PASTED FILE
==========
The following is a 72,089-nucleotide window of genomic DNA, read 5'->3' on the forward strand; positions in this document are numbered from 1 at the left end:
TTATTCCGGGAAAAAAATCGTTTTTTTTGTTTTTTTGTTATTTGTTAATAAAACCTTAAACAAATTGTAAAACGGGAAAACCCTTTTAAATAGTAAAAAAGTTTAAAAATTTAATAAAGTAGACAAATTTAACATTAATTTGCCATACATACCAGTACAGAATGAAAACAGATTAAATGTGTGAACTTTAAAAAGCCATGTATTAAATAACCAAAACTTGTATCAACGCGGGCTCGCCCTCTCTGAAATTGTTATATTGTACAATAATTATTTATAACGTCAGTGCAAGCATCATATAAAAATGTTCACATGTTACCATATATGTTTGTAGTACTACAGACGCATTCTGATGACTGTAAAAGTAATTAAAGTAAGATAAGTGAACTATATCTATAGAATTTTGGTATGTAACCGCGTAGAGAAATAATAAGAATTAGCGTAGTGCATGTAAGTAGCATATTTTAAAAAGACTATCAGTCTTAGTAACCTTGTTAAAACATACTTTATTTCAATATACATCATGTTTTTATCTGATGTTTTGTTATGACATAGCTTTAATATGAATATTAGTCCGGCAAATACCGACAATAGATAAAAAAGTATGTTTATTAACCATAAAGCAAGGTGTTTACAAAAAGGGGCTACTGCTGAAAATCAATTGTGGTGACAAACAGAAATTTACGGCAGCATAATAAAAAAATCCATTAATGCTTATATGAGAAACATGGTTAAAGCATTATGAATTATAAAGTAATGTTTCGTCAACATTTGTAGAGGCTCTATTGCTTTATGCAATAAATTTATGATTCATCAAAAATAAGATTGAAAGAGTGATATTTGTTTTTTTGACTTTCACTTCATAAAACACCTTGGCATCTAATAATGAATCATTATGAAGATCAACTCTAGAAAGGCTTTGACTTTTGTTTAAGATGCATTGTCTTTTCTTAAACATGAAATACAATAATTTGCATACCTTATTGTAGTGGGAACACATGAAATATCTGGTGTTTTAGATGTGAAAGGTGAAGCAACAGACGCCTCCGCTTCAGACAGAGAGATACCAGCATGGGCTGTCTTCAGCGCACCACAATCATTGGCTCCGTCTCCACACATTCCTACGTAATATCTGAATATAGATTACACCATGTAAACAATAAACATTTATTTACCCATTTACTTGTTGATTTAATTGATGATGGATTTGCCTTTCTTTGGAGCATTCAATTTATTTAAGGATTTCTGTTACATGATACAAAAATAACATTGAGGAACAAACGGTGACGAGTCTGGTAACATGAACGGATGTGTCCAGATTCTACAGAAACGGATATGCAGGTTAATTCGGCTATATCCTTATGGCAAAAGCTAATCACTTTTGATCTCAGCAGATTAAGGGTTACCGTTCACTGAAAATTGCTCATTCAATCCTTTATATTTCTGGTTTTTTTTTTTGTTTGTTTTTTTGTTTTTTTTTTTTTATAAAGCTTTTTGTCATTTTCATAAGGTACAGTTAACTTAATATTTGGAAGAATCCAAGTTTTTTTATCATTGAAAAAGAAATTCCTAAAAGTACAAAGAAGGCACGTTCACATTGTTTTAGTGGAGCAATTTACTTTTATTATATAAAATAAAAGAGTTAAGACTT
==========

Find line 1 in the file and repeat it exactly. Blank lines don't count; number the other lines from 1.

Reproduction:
The following is a 72,089-nucleotide window of genomic DNA, read 5'->3' on the forward strand; positions in this document are numbered from 1 at the left end: